If you are potentially facing felony charges in Florida, you likely have many questions: am I going to go to jail or prison? What do the state’s laws regarding sentencing guidelines and mandatory minimums mean for me? What role do any prior charges play?
The penalties for a felony conviction in Florida can be severe, including the loss of the right to vote, own a firearm, enlist in the military, hold many jobs, secure housing, and more. In almost every case, retaining a skilled Florida Felony Attorney, with experience representing defendants accused of felony crimes in the state of Florida, is necessary to avoid the most serious felony penalties.
If you are facing felony charges in Florida, Kontos Law can help. Contact us today for your FREE CONSULTATION. We will evaluate your case with you, go over the possible penalties to the charges and develop a defense strategy for obtaining the best possible outcome.
The first step in understanding the felony charges you potential face is decoding Florida’s felony class system. In short, all felonies in the state fall into one of four categories: third degree, second degree, first degree, or life or capital felonies.
Third Degree Felonies
As the least serious class of felony offenses in Florida, third degree felonies are punishable by as much as 5 years in prison as well as fines of as much as $5,000. All felonies that are not specifically classified as higher classes of felony under the law are treated as third degree felonies. Examples of third degree felonies in Florida include automobile theft and possession of a handgun without a proper permit.
Second Degree Felonies
Conviction for a second degree felony carries a maximum prison term of 15 years and fines of up to $10,000. Example of second degree felonies in the state include aggravated battery, burglary (when another person is home) and marijuana sales to minors.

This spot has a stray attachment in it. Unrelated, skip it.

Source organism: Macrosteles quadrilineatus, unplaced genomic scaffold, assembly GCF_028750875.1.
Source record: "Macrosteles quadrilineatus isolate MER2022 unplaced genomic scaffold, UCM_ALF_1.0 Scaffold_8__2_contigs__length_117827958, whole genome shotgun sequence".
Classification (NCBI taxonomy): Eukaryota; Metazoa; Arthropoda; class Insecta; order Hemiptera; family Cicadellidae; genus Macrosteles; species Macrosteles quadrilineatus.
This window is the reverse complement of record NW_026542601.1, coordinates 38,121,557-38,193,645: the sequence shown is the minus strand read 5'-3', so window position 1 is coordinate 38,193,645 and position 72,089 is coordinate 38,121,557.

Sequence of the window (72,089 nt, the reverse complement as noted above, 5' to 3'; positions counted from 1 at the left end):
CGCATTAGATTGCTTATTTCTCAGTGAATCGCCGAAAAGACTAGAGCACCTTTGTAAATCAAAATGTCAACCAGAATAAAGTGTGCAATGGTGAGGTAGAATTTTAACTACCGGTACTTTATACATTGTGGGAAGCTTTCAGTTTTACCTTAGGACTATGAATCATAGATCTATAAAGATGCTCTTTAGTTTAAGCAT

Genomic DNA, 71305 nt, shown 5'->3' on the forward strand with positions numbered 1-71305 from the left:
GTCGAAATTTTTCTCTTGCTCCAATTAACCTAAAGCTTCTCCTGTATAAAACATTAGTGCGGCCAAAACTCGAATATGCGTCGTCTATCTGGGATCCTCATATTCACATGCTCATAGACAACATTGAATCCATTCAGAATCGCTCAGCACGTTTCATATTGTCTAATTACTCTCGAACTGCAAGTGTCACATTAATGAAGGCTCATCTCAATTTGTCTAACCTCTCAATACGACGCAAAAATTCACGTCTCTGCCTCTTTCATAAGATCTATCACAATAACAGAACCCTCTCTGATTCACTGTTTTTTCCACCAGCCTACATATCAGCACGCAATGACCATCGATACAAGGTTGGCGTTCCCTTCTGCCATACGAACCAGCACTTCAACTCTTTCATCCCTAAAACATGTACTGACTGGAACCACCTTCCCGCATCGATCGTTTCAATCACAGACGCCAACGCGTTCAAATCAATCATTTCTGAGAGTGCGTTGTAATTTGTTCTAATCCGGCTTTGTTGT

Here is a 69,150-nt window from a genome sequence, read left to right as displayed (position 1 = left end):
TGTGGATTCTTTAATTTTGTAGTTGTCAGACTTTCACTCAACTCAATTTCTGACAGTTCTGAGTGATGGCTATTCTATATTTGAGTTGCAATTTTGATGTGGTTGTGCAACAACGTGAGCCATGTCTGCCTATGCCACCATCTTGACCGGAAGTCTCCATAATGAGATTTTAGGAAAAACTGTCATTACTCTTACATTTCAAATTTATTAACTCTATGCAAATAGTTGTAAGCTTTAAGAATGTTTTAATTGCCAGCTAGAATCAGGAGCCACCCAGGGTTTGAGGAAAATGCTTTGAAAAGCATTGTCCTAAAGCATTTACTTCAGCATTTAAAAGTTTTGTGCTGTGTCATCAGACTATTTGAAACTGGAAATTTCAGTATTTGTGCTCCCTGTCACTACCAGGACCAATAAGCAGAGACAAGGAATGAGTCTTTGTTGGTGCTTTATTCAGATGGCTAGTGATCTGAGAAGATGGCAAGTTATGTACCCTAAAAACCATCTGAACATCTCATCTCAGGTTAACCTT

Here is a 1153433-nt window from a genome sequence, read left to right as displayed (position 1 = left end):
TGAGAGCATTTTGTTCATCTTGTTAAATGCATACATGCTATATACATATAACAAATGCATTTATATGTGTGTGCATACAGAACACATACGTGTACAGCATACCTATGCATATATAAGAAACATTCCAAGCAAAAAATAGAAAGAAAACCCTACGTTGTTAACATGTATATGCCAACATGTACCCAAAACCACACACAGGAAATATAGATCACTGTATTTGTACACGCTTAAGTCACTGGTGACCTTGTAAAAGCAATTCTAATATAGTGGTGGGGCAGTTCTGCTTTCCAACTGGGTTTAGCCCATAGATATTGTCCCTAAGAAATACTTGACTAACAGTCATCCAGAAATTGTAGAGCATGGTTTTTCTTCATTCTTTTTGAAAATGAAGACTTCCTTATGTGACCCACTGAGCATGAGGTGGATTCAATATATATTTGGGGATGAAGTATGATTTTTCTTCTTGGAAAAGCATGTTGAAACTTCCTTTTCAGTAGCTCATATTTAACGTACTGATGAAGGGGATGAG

First Degree Felonies
Felonies classified as first degree receive some of the severest punishments under Florida’s penal system: as much as 30 years in prison and fines as much as $10,000. An example of a first degree felony in Florida is aggravated battery toward law enforcement officers.
Life or Capital Felonies
The most serious criminal offenses in the state are life or capital felonies–or, in other words, those crimes punishable by life imprisonment or the death penalty. First degree murder is classified as a capital felony in Florida, while kidnapping of a child under 13 years of age can be a life felony punishable with life in prison and fines of up to $15,000.
Florida employs a complex and difficult to understand points system to sentence those convicted of felonies within the state. In short, this points system assigns specific values to the current offense and prior convictions to reach a mandatory minimum sentencing level.
The basic formula for the mandatory minimum sentence following a Florida felony conviction is the total point sum of all criminal convictions in the state minus 28 then multiplied by 0.75. In general, if your score under this formula is more than 44 points, you face a mandatory prison sentence.
Keep in mind that your score under Florida’s points system depends heavily on the charges you face and your prior convictions. Level One offenses (such as counterfeiting a state lottery ticket) carry only four points under this calculation, while Level Ten offenses (such as human trafficking and murder) equal 116 points.
The potential penalties you face when charged with a felony offense in Florida can be extremely grave. Ranging from significant fines to lengthy terms in prison, a Florida felony conviction has the chance to upend your life. If you are facing felony charges within the state–or have reason to believe that charges may be brought against you–obtaining an experienced attorney who has a track record of defending against felony charges in Florida is your best chance for a positive outcome.
If you or a loved one are facing felony charges in the state of Florida, contact Kontos Law today, and let us help you get out from under this burden.